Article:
How do cells react to stressful conditions?

Most often, cells are subjected to stressful conditions that can pose a serious threat to life, for example, toxins or high temperatures.

Study reveals underlying mechanisms that make cells react to stressful conditions
Model representing the behavior of the protein G3BP under stress: RNA molecules bind to G3BP, allowing multiple interactions that promote the clustering of G3BP and the assembly of dynamic stress granules (SG). The image on the left shows a cell in which stress granules were labeled with a fluorescent dye. The schematic on the right gives insight into the molecular structure and organization of stress granules. Image Credit: (C) BIOTEC.

Luckily, human cells are masters in managing stress using a strong response program: they stop to grow, create stress-protective factors, and develop massive structures, which are known as stress granules.

Researchers from Technische Universität Dresden (TU Dresden)’s Biotechnology Center (BIOTEC) and the Max Planck Institute of Molecular Cell Biology and Genetics (MPI-CBG), along with associates in Heidelberg and St. Louis (United States), have analyzed how these enigmatic structures are able to assemble and dissolve, and what are the factors that potentially make them change into a pathological state, as seen in neurodegenerative diseases like amyotrophic lateral sclerosis (ALS).

The study results were published in Cell—a leading scientific journal.

So far, ALS has remained an incurable disease of the central nervous system, where the motor neurons—that is, nerve cells that play a role in muscle movement—die slowly. But it is not known whether stress granules are implicated in this process.

Stress granules develop in the cell’s cytoplasm and assemble from a huge number of macromolecular components like RNA-binding proteins and messenger RNAs.

Generally, stress granules disassemble when there is a reduction in stress, a process that is supported by the powerful dynamic nature of stress granules. But the presence of persistent, non-dynamic forms of stress granules is a hallmark of ALS.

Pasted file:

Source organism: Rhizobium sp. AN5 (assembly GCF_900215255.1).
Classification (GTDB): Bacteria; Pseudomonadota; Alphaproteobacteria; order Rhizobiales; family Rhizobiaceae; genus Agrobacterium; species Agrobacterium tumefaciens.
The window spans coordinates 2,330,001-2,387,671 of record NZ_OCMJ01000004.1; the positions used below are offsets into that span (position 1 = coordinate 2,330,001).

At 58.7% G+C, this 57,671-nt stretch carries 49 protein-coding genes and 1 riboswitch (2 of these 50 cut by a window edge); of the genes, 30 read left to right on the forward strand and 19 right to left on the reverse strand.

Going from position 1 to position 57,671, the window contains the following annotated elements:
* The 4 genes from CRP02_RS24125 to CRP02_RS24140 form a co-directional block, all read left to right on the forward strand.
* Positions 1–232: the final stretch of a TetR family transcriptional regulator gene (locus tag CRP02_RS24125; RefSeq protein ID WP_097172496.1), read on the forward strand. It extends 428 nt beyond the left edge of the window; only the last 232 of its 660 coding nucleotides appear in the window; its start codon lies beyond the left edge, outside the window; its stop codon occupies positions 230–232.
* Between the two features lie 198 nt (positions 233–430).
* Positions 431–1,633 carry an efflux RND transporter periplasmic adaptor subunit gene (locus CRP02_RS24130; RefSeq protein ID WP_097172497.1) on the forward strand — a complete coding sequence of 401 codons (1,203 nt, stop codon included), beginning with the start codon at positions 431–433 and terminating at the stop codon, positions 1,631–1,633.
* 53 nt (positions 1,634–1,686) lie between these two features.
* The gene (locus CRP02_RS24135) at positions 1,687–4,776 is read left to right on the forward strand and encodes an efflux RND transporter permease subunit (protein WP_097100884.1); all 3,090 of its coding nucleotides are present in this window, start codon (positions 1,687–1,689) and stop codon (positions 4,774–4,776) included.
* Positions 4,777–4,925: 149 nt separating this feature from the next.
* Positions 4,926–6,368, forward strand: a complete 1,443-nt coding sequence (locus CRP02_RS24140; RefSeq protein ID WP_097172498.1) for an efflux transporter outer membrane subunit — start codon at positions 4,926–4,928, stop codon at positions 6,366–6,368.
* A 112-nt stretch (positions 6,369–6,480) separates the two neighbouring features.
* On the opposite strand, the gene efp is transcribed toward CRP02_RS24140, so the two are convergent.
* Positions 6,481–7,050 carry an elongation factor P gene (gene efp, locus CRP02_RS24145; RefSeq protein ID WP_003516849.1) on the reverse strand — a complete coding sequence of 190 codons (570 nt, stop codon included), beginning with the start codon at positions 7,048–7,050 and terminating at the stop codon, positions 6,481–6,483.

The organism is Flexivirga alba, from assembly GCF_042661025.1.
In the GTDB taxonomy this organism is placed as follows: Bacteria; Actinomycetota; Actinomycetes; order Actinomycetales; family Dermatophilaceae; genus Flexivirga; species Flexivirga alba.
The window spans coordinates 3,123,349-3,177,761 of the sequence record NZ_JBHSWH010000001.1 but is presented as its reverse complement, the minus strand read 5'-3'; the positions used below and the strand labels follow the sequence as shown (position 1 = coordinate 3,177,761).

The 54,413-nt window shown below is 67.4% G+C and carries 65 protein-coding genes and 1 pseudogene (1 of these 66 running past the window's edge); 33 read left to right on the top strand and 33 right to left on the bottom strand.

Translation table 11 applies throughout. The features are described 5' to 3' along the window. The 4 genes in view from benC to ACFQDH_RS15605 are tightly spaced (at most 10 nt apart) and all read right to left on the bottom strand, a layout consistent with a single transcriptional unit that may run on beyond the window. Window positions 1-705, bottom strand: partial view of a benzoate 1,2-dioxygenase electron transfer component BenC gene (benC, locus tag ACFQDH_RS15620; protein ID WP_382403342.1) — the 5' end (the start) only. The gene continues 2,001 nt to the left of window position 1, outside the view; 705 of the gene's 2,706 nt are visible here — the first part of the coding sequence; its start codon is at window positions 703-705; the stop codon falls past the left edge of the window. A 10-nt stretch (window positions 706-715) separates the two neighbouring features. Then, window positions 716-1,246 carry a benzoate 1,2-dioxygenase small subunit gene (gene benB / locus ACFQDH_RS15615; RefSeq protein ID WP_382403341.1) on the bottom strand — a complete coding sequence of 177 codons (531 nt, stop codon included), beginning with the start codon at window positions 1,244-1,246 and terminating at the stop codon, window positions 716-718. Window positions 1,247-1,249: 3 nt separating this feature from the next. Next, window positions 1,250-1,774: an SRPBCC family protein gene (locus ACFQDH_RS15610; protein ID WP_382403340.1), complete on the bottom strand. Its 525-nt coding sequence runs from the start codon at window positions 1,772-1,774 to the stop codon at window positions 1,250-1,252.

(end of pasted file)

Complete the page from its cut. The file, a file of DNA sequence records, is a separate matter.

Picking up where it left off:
In ALS, patients suffer from muscle weakness and paralysis. Stress granule-containing motor neurons slowly degenerate, causing a progressive loss of motor functions. We need to better understand the complex biology of stress granules in order to design and develop future therapeutic strategies that counteract the course of the disease. But the complex environment of the cells within an organism makes this difficult.”

Dr Titus Franzmann, Study Senior Author, Max Planck Institute of Molecular Cell Biology and Genetics

To thoroughly verify their hypotheses regarding the assembly of stress granules as well as the pathology that causes molecular variations, the researchers created a regulated setting employing an in vitro system with purified components that helped to reproduce the stress granules in a test tube.

The researchers noted the assembly of the stress granules in a step-wise manner and defined the crucial factors that are fundamental to their dynamics.

Stress granules have a very complex structure. Nevertheless, their formation depends primarily on the behavior of a single protein—the RNA-binding protein G3BP. This protein undergoes a critical structural change: Under non-stress conditions G3BP adopts a compact state that does not allow stress granules to assemble. But under stress, RNA molecules bind to G3BP allowing multiple interactions that promote the assembly of dynamic stress granules.”

Dr Jordina Guillén-Boixet, Study First Author, Technische Universität Dresden

Dr. Guillén-Boixet continued, “The subsequent transition from dynamic into a non-dynamic state, which may be caused for example by prolonged stress, may trigger the death of the motor neurons, as we can observe in the disease ALS.”

Started in 2015, the research project was headed by the Alberti research team at TU Dresden’s BIOTEC. The close collaboration of 23 researchers from the Washington University in St. Louis (United States), the European Molecular Biology Laboratory in Heidelberg, TU Dresden, and the Max Planck Institute of Molecular Cell Biology and Genetics in Dresden was important for the project success.

There is a number of remaining questions. Our experimental system at BIOTEC is now available for further testing and will be central to developing new diagnostics and therapeutics to combat neurodegenerative diseases such as ALS.”

Simon Alberti, Professor, Technische Universität Dresden

Journal reference:

Guillén-Boixet, J., et al. (2020) RNA-Induced Conformational Switching and Clustering of G3BP Drive Stress Granule Assembly by Condensation.


The opinions expressed here are the views of the writer and do not necessarily reflect the views and opinions of AZoLifeSciences.
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